Johnson: Did they come all the way from Ireland?

    Cheney: They had come from Ireland too, and they just got work in the homes around there and they would be off on Sundays usually, so they spent a lot of the time with us. Mother's sister that was nearest to her, the one I was named for, was in Wilmington on 13th Street and she had five children and there were five of us, so that made a crowd at the house and they had to come to the country on Sundays. [laughs] So, we spent a lot more time with cousins than most people would. And then her brother had two boys.

    Johnson: What would you usually have for Sunday dinner?

    Cheney: Sunday dinner we always had our own chickens and it would take two and sometimes three, depending on how many we had. But we could put leaves in the table 'til it would be thirteen or fourteen people around the table on Sunday. And they could go – my one aunt lived close enough to Greenhill Church there on the Kennett Pike, and they were Presbyterians so they would go to their Sunday School and we would go to ours, and then they would come out to our place for dinner. It was very seldom that we didn't have ten or twelve people for dinner . . . when we got to be a family of five.

    Johnson: How about Christmas dinner, would you have the same thing for Christmas as a regular Sunday?

    Cheney: No, I think . . . I don't know whether the Du Pont Company gave a turkey, but somehow we had a turkey given to us some of the Christmases when I was real small because sometimes we would get it when it was still living. And I remember we would all go upstairs and hide, nobody would want to watch the turkey being killed [laughs]. But things like that you never forget and I really think they give children better understanding than a lot of them get now. Of your relationships and how you feel about the things you raise and - now I keep my chickens out of the garden, if I didn't hate that job [laughs].

    Wright: They're such messy things, I hate them.

    Cheney: [laughs] We’ d have been sorry if they got into the tomato patch.

    Wright: Mm-hmm.

    Johnson: Yes, they love tomatoes so.

    Cheney: And how the things ever grew in that bank, because, you know in back of that house there, not the one you call Belin, but the one we lived in, it's a steep bank up toward Bradford's . . .

    Johnson: Sure is.

    Cheney: . . . and yet the things grew beautifully.

    Wright: They must have terraced a little bit, do you think?

    Cheney: Well, it was already terraced as far as that goes. It was on a slant, and I guess in a way it made it easier to dig, because you could shovel and dig. Instead of digging across the rows, we often dug down, and in that way you were just like - you were digging a hole down the hill.

    Wright: [inintelligible]

    Cheney: Yes.

    Wright: You mean the rows go this way?

    Cheney: No, no - after we got it dug up, Dad put the tomato plants the other way all the time, I can remember them. We had cabbage. And, my, some of the heads, I couldn't carry them when I first started to cut them to bring them from the garden. 'Course it was up on the hill and you had to come down the steps that were there in the back. There was a big space up there then, you can't see it when you walk around down there now.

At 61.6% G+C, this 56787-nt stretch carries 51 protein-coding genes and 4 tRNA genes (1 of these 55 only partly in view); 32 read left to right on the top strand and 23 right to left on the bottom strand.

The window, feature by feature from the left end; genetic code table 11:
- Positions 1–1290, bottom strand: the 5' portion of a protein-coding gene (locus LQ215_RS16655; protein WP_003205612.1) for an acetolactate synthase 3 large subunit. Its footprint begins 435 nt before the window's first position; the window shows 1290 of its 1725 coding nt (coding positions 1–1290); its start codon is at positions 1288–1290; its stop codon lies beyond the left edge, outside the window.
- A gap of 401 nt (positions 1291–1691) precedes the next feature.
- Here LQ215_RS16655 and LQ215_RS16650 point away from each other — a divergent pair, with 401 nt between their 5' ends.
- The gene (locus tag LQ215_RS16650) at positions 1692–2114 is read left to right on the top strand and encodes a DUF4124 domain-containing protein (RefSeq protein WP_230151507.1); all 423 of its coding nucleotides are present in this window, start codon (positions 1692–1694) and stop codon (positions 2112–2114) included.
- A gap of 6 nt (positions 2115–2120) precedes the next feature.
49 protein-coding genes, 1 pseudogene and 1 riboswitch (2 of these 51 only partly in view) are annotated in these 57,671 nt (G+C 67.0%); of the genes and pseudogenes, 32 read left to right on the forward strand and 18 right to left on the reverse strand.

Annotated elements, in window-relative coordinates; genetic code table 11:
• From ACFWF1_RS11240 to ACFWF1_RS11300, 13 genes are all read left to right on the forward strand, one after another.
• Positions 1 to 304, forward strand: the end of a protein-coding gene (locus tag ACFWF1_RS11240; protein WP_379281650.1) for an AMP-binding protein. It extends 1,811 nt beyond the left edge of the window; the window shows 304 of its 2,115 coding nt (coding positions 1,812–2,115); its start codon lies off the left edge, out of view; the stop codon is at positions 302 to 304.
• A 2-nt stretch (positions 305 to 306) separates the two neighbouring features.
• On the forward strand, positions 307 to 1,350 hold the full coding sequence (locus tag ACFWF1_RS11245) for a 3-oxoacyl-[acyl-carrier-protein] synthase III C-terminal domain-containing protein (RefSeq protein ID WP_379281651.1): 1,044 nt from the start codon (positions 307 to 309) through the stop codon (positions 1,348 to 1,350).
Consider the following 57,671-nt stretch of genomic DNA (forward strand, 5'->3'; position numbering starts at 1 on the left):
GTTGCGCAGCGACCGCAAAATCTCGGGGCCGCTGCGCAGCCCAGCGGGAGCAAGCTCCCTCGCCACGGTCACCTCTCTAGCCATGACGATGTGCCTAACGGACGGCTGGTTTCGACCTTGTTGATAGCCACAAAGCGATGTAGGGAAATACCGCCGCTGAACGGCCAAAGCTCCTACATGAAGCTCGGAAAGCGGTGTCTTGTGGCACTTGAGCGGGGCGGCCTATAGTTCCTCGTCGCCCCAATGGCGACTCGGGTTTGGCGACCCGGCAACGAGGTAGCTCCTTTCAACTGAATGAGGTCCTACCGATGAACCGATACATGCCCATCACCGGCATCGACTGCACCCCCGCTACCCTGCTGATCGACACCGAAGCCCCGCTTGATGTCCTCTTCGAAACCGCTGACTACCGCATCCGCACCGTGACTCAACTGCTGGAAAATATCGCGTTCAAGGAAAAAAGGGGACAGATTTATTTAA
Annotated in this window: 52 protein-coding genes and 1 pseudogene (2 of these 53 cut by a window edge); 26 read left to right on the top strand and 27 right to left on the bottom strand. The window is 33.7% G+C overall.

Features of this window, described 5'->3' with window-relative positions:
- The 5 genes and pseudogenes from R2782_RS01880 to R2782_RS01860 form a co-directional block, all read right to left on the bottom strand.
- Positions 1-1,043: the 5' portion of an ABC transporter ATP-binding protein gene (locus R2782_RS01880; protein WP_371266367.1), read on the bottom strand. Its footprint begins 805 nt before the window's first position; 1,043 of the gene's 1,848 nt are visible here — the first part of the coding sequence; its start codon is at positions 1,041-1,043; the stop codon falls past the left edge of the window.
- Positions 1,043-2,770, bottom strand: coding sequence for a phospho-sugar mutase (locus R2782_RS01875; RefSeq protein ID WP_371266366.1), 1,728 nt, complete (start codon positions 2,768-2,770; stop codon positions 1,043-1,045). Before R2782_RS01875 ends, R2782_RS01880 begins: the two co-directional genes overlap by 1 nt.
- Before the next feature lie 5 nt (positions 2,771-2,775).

Wright: It's all grown up.

    Cheney: But we had a chicken house up in that woods above the place and we had another chicken house, in the front near the stable. So. At one time we had forty hens or roosters [laughs].

    Wright: Where did you store your cabbages?

    Cheney: Well, the basement, had that . . . large stones, you know, that one that was out almost on the road, I guess still has that stone wall. And then we had a potato bin, a great big box in that basement, and the potatoes that we would raise would keep there all winter with the carrots. And it was really remarkable - the way the place itself, because of the walls and all, the way it was built down under the ground. And I remember when they were expecting Powder Mills explosions, we would go down there for protection because the walls were so . . .

    Johnson: How did you know that you were going to have an explosion?

    Cheney: Well, we didn't really know, but we always were ready, I mean if you heard any rumbling or any noise at all. I remember one time, one of the explosions happened while we were still at school and when we came up those long flight of steps to get up the hill down there, the boards were knocked down, some of them, the explosion had been in that part of the yard and you could look right in. And there were still women crying and upset after the explosion.

    Wright: So you said had turkey for Christmas dinner . . .

    Cheney: Well, as far as I remember, we always had it, but maybe some time we had to use the - if we didn't use all the roosters by that time [laughs] from the, uh . . .

    Wright: You'd have turkey or chicken then. Did you have cranberries and potatoes or - what did you have with your turkey?

    Cheney: Well, Mother made so much jelly because we picked blackberries and we picked elderberries and we wouldn't - Mother wasn't satisfied until she had fifty, sixty glasses of jelly, fifty or sixty glasses of jelly in the closet for the winter. And, in that way, it was wonderful when you had to carry a packed lunch to school. See, we walked the two miles to Alexis I. - to school from there. But – but that same school was the one that I started to.